To successfully show that you are a candidate worth considering, in your preparation for the exam, make sure you consider what the right strategy and approach will be. Strategy, strategy, strategy. You need to understand which rabbit holes the GMAT can take you down, what tricks not to fall for (especially via misdirection), and how identification of question types can best inform the next steps you take.

An additional, and really, really important point is to keep in mind is that the GMAT is a computer-adaptive exam, not a pen-and-paper test.

Computer-adaptive means that your answer selection dictates the difficulty level of the next question – stacking itself up to a very accurate assessment of how easily you are able to answer easy, medium, and hard questions. Computer-adaptive also means you are not able to skip around, or go back to questions… including the reading comprehension ones. Just like on any game show, you must select your final answer before moving on.

As a computer-adaptive test, the GMAT not only punishes pacing issues, but can be even more detrimental to those who rush and make careless mistakes in the beginning. To wage war against the CAT format, test takers must be careful and methodical in assessing and answering test questions correctly.

Bottom line: don’t treat the GMAT like the SAT, or assume that because you did well on the SAT, you will also do so on the GMAT (or, vice versa). Make sure you are aware of the components of the GMAT that are different and where the similarities between the two tests end.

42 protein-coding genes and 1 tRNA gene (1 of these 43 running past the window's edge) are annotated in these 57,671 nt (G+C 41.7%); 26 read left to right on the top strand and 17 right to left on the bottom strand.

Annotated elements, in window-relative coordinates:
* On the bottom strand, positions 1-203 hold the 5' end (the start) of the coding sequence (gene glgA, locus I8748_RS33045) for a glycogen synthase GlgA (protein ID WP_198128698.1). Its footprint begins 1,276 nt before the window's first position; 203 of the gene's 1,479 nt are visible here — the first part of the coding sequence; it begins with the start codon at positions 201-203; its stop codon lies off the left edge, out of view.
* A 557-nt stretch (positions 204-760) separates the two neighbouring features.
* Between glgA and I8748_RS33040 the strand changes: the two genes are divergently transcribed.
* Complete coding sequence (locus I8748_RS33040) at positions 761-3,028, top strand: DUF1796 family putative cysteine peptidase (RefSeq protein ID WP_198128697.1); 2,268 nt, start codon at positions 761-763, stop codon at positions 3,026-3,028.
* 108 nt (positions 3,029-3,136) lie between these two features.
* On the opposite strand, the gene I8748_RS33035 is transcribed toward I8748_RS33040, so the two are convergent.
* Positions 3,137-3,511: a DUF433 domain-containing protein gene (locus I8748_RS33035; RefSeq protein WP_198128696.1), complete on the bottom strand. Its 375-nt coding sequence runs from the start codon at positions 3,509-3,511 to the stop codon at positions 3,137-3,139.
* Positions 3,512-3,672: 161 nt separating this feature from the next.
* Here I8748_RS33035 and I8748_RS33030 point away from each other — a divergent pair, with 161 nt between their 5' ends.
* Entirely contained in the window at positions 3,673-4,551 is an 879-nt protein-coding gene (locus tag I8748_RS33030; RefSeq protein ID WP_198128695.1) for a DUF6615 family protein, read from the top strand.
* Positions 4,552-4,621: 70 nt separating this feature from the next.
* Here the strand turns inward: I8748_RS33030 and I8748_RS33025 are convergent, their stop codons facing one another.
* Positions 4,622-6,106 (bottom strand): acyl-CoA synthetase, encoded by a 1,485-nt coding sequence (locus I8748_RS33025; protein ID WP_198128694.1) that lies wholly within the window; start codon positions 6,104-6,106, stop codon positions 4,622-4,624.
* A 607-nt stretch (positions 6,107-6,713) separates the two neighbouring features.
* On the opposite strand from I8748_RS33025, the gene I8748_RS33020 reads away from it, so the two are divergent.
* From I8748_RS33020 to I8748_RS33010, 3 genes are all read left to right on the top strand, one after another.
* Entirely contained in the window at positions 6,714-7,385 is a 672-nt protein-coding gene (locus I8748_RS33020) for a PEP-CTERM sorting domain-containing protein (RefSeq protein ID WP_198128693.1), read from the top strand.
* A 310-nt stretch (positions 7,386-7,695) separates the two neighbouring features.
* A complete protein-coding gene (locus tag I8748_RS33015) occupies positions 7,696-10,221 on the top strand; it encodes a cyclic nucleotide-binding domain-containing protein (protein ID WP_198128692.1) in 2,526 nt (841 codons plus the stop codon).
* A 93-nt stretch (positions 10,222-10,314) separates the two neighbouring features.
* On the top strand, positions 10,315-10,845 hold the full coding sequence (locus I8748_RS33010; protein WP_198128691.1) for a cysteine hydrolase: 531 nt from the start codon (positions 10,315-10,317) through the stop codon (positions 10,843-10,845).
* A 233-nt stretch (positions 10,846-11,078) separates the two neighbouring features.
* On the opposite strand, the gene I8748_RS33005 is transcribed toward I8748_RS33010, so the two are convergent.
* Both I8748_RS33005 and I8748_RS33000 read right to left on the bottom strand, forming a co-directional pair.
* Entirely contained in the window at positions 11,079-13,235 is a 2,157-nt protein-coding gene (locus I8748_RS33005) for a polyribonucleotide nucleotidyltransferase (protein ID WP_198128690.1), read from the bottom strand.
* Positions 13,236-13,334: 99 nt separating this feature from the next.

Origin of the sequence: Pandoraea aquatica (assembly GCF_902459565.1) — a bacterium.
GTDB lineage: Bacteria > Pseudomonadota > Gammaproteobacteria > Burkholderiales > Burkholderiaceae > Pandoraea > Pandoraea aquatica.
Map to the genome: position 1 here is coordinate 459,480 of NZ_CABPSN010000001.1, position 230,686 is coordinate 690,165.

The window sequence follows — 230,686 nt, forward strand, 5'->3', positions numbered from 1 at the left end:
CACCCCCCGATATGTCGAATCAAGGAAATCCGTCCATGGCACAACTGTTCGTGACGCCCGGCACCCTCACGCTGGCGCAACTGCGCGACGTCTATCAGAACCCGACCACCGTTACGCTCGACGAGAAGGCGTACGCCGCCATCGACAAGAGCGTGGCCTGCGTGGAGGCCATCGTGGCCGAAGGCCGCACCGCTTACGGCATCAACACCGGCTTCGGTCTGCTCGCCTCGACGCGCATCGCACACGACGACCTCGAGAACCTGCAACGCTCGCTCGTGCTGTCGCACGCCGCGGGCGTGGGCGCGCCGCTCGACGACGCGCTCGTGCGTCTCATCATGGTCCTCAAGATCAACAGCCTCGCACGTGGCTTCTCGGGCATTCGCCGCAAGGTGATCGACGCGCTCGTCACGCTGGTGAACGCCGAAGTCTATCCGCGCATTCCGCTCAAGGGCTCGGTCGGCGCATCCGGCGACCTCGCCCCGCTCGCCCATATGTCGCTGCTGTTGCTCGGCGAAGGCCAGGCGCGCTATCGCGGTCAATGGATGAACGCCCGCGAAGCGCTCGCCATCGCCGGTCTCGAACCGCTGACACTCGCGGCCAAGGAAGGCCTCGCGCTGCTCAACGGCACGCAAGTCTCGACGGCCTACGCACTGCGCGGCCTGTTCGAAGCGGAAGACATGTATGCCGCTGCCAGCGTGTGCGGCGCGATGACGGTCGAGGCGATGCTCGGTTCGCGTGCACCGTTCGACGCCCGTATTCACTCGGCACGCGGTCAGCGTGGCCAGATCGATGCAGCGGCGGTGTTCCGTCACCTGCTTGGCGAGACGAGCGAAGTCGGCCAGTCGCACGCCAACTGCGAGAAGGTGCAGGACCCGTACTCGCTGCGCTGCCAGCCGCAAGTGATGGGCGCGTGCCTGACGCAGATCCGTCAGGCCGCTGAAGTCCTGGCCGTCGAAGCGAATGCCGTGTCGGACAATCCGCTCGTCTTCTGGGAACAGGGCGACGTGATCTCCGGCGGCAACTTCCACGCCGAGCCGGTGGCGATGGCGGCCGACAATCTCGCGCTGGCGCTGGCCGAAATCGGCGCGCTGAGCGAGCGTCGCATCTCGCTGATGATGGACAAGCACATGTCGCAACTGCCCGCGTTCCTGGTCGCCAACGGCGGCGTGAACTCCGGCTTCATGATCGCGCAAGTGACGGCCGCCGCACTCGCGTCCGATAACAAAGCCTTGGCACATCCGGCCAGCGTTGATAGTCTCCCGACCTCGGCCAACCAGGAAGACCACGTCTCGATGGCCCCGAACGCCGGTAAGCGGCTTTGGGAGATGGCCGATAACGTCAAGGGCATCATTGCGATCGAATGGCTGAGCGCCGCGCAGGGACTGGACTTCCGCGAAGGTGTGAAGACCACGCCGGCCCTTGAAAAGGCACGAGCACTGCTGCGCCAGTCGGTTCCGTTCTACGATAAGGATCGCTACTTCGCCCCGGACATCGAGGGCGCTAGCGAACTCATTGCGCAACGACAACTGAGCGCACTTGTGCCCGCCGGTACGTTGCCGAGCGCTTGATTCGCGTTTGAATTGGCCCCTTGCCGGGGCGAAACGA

By Ashley Triscuit, a Veritas Prep GMAT instructor based in Boston.

# GMAT Tip of the Week: Ernie Els, The Masters, and the First Ten GMAT Questions

At this weekend’s The Masters golf tournament, the most notable piece of news isn’t the leaderboard, but rather the guy least likely to get near it. Ernie Els set a record with a nine-stroke, quintuple bogey on his first hole of the tournament, effectively ending his tournament minutes after he began it. And in doing so, he also provided you with some insight into the “First Ten Questions” myth that concerns so many GMAT test-takers.

With 18 holes each day for 4 days (Quick mental math! 18×4 is the same as 9×8 – halve the first number and double the second to make it a calculation you know well – so that’s 72 holes), any one hole shouldn’t matter. So why was Els’ first hole such a catastrophe?

It forces him to be nearly perfect the rest of the tournament, because he’s playing at such a disadvantage.